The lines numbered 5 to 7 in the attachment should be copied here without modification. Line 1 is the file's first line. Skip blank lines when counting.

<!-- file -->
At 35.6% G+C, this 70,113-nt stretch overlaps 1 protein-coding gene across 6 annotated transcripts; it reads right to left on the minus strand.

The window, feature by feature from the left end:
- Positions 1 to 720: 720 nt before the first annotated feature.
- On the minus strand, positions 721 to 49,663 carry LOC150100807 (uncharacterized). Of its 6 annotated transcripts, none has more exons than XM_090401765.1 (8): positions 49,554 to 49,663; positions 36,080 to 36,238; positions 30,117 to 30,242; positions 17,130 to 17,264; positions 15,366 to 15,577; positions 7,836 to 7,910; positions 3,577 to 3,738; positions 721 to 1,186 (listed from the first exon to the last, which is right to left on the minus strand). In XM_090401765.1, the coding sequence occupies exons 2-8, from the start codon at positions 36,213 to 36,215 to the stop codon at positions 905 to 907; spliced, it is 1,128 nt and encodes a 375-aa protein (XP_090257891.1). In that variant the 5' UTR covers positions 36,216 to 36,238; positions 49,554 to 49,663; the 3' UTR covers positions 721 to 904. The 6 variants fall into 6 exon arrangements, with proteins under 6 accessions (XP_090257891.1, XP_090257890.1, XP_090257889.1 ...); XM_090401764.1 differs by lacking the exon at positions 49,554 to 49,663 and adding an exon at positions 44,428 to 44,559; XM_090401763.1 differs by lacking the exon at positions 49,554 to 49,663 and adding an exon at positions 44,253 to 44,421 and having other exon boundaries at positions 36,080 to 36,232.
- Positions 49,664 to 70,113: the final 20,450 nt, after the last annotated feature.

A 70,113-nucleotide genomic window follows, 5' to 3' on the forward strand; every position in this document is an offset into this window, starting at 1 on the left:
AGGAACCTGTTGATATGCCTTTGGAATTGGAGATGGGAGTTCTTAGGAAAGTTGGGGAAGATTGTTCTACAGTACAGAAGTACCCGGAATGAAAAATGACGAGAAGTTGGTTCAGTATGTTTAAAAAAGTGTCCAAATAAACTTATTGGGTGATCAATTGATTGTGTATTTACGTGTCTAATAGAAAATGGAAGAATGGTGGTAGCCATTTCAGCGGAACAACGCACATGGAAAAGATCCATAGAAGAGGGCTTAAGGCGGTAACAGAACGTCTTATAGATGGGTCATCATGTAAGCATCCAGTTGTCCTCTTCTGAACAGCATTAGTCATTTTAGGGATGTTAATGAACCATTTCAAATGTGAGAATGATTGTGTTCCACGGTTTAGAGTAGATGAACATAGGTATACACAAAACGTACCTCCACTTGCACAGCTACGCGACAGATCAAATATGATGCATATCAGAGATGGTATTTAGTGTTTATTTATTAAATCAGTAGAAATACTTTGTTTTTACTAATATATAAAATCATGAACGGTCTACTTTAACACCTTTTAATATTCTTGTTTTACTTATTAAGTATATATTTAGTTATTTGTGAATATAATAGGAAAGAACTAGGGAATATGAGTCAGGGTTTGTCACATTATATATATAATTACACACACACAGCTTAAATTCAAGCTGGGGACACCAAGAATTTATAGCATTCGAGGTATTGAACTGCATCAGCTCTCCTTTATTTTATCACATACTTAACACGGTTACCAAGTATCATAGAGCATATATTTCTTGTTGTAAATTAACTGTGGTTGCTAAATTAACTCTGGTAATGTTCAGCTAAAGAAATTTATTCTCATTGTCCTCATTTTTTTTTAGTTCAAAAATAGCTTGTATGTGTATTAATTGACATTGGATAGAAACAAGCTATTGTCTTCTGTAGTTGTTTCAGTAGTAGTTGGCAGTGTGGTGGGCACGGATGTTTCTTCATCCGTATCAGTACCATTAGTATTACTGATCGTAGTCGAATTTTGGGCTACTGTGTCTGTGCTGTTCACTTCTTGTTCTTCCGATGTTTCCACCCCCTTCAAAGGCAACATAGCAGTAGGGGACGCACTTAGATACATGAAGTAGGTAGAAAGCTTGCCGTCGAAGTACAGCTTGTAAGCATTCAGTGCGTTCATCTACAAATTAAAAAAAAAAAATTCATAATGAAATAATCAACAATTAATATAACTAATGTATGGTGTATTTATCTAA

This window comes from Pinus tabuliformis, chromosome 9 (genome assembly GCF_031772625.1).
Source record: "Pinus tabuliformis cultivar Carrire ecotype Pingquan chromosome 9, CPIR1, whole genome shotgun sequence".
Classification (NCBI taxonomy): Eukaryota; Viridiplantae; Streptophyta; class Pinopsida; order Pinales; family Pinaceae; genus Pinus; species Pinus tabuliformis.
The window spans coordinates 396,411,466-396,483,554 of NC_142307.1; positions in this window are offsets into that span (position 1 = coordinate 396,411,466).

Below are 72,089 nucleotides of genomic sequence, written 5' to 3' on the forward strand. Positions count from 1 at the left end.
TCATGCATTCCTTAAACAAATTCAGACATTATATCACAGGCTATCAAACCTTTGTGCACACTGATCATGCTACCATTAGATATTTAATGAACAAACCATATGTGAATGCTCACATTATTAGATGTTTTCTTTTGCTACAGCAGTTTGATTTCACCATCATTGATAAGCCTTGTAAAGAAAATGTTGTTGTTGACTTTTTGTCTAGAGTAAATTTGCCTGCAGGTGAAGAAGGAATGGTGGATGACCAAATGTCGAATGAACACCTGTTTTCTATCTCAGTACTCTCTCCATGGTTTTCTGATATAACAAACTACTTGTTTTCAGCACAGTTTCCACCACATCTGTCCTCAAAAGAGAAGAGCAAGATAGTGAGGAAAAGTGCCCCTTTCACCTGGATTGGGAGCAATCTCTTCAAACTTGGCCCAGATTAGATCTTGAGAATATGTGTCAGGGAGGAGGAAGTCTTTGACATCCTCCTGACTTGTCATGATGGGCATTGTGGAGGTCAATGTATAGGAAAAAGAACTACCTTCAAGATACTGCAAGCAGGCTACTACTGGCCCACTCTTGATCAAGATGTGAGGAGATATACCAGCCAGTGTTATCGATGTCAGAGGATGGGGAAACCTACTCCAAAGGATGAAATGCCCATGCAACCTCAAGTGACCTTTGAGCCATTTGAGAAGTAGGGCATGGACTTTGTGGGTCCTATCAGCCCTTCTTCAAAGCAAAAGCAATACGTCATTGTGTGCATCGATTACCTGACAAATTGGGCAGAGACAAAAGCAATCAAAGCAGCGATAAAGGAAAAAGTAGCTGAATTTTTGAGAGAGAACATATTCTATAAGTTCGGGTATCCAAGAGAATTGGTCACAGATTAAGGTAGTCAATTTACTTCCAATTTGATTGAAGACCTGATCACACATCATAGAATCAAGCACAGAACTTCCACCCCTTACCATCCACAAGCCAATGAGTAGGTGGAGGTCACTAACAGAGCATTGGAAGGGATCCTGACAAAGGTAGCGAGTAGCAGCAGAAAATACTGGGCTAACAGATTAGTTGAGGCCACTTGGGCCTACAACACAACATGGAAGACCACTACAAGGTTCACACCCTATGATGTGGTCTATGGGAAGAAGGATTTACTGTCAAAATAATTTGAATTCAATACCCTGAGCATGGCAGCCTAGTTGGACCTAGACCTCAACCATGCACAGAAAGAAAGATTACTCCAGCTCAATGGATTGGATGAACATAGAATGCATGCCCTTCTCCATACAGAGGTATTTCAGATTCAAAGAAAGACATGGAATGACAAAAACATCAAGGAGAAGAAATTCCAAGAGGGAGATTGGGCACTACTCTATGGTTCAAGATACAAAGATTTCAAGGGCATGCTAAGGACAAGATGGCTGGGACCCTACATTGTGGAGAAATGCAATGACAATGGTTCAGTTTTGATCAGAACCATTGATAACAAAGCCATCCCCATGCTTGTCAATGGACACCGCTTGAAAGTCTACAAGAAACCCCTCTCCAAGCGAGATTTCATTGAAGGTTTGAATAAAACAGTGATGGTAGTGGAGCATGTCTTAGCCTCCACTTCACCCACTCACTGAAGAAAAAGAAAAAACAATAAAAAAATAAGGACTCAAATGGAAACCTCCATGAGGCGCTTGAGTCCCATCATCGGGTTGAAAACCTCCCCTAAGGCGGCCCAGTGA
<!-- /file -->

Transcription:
- Positions 49,664 to 70,113: the final 20,450 nt, after the last annotated feature.

A 70,113-nucleotide genomic window follows, 5' to 3' on the forward strand; every position in this document is an offset into this window, starting at 1 on the left:
AGGAACCTGTTGATATGCCTTTGGAATTGGAGATGGGAGTTCTTAGGAAAGTTGGGGAAGATTGTTCTACAGTACAGAAGTACCCGGAATGAAAAATGACGAGAAGTTGGTTCAGTATGTTTAAAAAAGTGTCCAAATAAACTTATTGGGTGATCAATTGATTGTGTATTTACGTGTCTAATAGAAAATGGAAGAATGGTGGTAGCCATTTCAGCGGAACAACGCACATGGAAAAGATCCATAGAAGAGGGCTTAAGGCGGTAACAGAACGTCTTATAGATGGGTCATCATGTAAGCATCCAGTTGTCCTCTTCTGAACAGCATTAGTCATTTTAGGGATGTTAATGAACCATTTCAAATGTGAGAATGATTGTGTTCCACGGTTTAGAGTAGATGAACATAGGTATACACAAAACGTACCTCCACTTGCACAGCTACGCGACAGATCAAATATGATGCATATCAGAGATGGTATTTAGTGTTTATTTATTAAATCAGTAGAAATACTTTGTTTTTACTAATATATAAAATCATGAACGGTCTACTTTAACACCTTTTAATATTCTTGTTTTACTTATTAAGTATATATTTAGTTATTTGTGAATATAATAGGAAAGAACTAGGGAATATGAGTCAGGGTTTGTCACATTATATATATAATTACACACACACAGCTTAAATTCAAGCTGGGGACACCAAGAATTTATAGCATTCGAGGTATTGAACTGCATCAGCTCTCCTTTATTTTATCACATACTTAACACGGTTACCAAGTATCATAGAGCATATATTTCTTGTTGTAAATTAACTGTGGTTGCTAAATTAACTCTGGTAATGTTCAGCTAAAGAAATTTATTCTCATTGTCCTCATTTTTTTTTAGTTCAAAAATAGCTTGTATGTGTATTAATTGACATTGGATAGAAACAAGCTATTGTCTTCTGTAGTTGTTTCAGTAGTAGTTGGCAGTGTGGTGGGCACGGATGTTTCTTCATCCGTATCAGTACCATTAGTATTACTGATCGTAGTCGAATTTTGGGCTACTGTGTCTGTGCTGTTCACTTCTTGTTCTTCCGATGTTTCCACCCCCTTCAAAGGCAACATAGCAGTAGGGGACGCACTTAGATACATGAAGTAGGTAGAAAGCTTGCCGTCGAAGTACAGCTTGTAAGCATTCAGTGCGTTCATCTACAAATTAAAAAAAAAAAATTCATAATGAAATAATCAACAATTAATATAACTAATGTATGGTGTATTTATCTAA